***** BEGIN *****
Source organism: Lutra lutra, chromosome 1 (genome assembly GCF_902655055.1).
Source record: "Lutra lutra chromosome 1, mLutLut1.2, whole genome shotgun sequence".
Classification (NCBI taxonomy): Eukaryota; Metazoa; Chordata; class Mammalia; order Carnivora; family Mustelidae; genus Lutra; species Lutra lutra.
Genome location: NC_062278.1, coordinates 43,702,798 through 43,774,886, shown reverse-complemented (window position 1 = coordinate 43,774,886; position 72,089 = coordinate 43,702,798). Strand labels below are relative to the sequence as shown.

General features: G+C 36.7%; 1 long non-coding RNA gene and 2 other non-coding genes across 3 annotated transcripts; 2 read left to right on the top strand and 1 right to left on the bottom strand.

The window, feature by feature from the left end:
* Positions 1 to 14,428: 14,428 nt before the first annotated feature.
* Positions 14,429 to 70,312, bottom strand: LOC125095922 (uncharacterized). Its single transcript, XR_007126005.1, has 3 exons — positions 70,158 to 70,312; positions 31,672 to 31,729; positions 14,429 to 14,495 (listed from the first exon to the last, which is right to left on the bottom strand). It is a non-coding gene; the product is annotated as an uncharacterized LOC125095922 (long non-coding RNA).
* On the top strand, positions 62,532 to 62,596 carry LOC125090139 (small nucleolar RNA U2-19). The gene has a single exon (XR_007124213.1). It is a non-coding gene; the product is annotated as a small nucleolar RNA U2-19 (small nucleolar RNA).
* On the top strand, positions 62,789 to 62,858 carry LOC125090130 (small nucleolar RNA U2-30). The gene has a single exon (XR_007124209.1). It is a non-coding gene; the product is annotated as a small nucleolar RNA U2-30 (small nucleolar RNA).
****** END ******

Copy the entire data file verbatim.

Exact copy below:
Source organism: Lutra lutra, chromosome 1 (genome assembly GCF_902655055.1).
Source record: "Lutra lutra chromosome 1, mLutLut1.2, whole genome shotgun sequence".
Classification (NCBI taxonomy): Eukaryota; Metazoa; Chordata; class Mammalia; order Carnivora; family Mustelidae; genus Lutra; species Lutra lutra.
Genome location: NC_062278.1, coordinates 43,702,798 through 43,774,886, shown reverse-complemented (window position 1 = coordinate 43,774,886; position 72,089 = coordinate 43,702,798). Strand labels below are relative to the sequence as shown.

General features: G+C 36.7%; 1 long non-coding RNA gene and 2 other non-coding genes across 3 annotated transcripts; 2 read left to right on the top strand and 1 right to left on the bottom strand.

The window, feature by feature from the left end:
* Positions 1 to 14,428: 14,428 nt before the first annotated feature.
* Positions 14,429 to 70,312, bottom strand: LOC125095922 (uncharacterized). Its single transcript, XR_007126005.1, has 3 exons — positions 70,158 to 70,312; positions 31,672 to 31,729; positions 14,429 to 14,495 (listed from the first exon to the last, which is right to left on the bottom strand). It is a non-coding gene; the product is annotated as an uncharacterized LOC125095922 (long non-coding RNA).
* On the top strand, positions 62,532 to 62,596 carry LOC125090139 (small nucleolar RNA U2-19). The gene has a single exon (XR_007124213.1). It is a non-coding gene; the product is annotated as a small nucleolar RNA U2-19 (small nucleolar RNA).
* On the top strand, positions 62,789 to 62,858 carry LOC125090130 (small nucleolar RNA U2-30). The gene has a single exon (XR_007124209.1). It is a non-coding gene; the product is annotated as a small nucleolar RNA U2-30 (small nucleolar RNA).